Constitutional Powers of the Monarch Today, and Her Right to Dismiss Ministers of the Crown

Broadly, the term ‘constitutional right’ refers to a freedom or right that is granted through a constitution, to an individual or to society as a whole.
In the United Kingdom, Queen Elizabeth II is at the head of the monarchy. Through her holding this position, prerogative powers have been conferred to her through the development of the common law. Therefore, she theoretically at least, possesses a great deal of power over the constitutional conduct of the country. However, the constitutional writer Walter Bagehot identified the Monarch in 1867 as the "dignified part" rather than the "efficient part" of government; thus suggesting that today, her role in the actual running of the country is becoming obsolete.
In the present day, the prerogative powers possessed by the Sovereign means that in theory at least, she possess a host of constitutional rights which can be exercised. The constitutional rights possessed by the monarch are limited to non-partisan functions; however, they include the power to dismiss ministers of the crown, to refuse to give royal assent to legislation and to grant pardons. In the 19th century Walter Bagehot described the monarchy as “symbolic and ceremonial” but in possession of very little actual power; in the 21st century, this statement has even more truth.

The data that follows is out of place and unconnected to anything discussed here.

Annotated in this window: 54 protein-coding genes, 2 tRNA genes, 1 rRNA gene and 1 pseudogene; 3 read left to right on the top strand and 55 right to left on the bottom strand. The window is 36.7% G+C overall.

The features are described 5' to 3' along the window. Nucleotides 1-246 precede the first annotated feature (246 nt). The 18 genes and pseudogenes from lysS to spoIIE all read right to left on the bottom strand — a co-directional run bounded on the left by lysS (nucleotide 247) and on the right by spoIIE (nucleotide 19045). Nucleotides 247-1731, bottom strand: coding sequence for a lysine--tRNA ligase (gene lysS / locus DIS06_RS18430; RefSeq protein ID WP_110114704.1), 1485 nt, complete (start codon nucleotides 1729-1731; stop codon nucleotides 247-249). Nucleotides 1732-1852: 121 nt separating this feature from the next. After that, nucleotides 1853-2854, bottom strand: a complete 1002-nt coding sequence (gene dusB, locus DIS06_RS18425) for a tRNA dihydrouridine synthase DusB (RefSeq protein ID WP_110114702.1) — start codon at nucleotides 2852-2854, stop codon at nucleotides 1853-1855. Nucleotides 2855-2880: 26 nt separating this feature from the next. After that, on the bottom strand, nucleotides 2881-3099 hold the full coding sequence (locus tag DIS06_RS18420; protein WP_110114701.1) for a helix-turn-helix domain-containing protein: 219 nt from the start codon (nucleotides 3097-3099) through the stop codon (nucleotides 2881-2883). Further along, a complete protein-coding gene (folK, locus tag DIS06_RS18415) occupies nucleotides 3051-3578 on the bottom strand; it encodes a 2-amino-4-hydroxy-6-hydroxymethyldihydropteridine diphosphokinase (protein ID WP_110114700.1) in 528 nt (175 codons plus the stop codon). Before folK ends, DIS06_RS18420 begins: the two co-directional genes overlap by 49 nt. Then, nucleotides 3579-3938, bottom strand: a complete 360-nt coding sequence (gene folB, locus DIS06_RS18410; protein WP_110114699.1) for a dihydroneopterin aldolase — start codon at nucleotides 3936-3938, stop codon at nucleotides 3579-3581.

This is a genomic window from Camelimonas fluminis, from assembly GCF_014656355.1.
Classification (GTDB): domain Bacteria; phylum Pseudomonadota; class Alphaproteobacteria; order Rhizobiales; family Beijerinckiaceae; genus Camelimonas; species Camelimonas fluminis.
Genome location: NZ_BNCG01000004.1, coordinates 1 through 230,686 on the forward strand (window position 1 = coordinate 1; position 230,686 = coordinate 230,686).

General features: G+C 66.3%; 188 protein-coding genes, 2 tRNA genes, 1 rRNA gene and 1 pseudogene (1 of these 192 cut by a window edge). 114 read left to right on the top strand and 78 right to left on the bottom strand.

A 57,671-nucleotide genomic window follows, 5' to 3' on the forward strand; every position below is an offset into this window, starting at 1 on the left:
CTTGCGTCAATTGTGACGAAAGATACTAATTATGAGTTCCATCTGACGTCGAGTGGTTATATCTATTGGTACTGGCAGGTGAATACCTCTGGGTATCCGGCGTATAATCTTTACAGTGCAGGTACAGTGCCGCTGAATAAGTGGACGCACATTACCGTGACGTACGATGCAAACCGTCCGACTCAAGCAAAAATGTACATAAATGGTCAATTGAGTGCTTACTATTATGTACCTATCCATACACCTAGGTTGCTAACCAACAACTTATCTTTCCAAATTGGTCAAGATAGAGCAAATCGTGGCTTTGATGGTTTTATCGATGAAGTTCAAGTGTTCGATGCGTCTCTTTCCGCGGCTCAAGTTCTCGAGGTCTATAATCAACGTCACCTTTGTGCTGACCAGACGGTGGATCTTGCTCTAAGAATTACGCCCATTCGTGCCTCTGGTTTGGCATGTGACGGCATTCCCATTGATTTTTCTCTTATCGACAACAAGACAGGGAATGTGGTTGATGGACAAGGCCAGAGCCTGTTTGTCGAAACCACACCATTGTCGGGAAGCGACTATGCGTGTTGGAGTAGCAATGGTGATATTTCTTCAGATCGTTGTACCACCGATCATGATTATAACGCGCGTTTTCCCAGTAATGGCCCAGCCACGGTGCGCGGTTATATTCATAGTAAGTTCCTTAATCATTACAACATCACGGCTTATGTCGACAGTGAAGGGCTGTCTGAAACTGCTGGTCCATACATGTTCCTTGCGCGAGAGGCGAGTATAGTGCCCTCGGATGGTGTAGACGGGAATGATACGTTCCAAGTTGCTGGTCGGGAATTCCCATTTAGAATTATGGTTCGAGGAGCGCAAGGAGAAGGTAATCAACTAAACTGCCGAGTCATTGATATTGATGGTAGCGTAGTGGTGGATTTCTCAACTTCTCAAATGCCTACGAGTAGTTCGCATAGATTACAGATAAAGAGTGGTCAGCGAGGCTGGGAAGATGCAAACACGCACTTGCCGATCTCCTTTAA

It is still formally the case that executive power in the United Kingdom is vested in the Crown, despite the fact that this may scarcely reflect the reality of modern government. These days, there are some prerogative powers which continue to be exercised by the Monarch. Nevertheless, the decisions to exercise sovereign powers are delegated from the Monarch to ministers or offices of the crown. This fact supports the notion that although through a constitutional right, the monarch may have powers, in reality she may not be able to make use of them. For example, the Monarch does theoretically possess the power to dismiss the Prime Minister. However, in the vast majority of instances,...